If your belongings are stolen, you can make a claim provided you report the incident within 24 hours to the insurer and the local police. You will be limited in how much you can claim back, which will be outlined in your Product Disclosure Statement (PDS).

Medical expenses and emergency assistance

Australia has no Reciprocal Health Care Agreement (RHCA) with Thailand; this means you can’t access subsidised emergency healthcare in this country. However, your travel policy may be able to ensure you receive medical treatment for urgent health conditions, without having to worry about the costs!

Rental vehicle excess

You may have to pay an excess (an agreed fee) if you damage or get in an accident with your rental vehicle. However, your travel policy may look after (or contribute to) paying the excess payment, depending on your level of cover.

Travel delays and amendments

If you’re delayed and miss something important on your itinerary (whether it’s a trip to the Wat Phra Kaew temple or scuba diving in Ko Tao), your policy may cover the lost deposits, cancellation fees and other similar expenses.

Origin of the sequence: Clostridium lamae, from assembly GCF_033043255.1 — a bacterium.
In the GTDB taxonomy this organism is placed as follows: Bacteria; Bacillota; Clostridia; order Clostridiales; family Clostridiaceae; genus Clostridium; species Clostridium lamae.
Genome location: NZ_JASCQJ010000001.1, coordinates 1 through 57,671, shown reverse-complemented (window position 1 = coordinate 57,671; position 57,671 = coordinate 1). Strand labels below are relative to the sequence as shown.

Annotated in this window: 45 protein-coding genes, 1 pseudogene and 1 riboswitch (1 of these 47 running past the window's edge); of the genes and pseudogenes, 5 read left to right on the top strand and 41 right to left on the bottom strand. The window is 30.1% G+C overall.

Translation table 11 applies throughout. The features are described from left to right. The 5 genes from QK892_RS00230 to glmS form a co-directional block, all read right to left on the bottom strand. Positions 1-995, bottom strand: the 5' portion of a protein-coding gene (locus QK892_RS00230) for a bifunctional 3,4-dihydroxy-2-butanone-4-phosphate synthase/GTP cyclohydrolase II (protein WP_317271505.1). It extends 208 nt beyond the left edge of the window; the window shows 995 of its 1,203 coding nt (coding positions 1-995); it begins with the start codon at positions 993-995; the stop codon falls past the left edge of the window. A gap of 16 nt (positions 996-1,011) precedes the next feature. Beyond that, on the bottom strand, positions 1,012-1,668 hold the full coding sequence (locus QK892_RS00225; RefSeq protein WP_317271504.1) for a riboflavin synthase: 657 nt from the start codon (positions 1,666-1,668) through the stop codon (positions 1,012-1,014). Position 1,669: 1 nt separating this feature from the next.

Natural disasters can also strike at any time. You may be covered for any cancellation fees regarding a natural disaster in Thailand so it’s a good idea to talk to your travel insurance representative to see what you should do in the case of a natural disaster.

Loss or theft of travel documents and credit cards

Many insurance policies cover the cost to replace lost passports or credit cards (up to the limits of your cover).

What should my travel insurance policy for Thailand include?

Your travel insurer may not automatically cover you for adventure activities like motorcycling, which is popular in Thailand. However, many insurers offer this cover as an optional extra you can purchase to add to your policy.

If you’re planning on participating in these types of activities and sports, you should ask your insurer to include these extras in your policy, if available. You may end up paying a little more on your premium, but peace of mind is priceless. You should also ensure that legal or personal liability is included in your cover, in case you cause injury, death or damage to someone else or their property.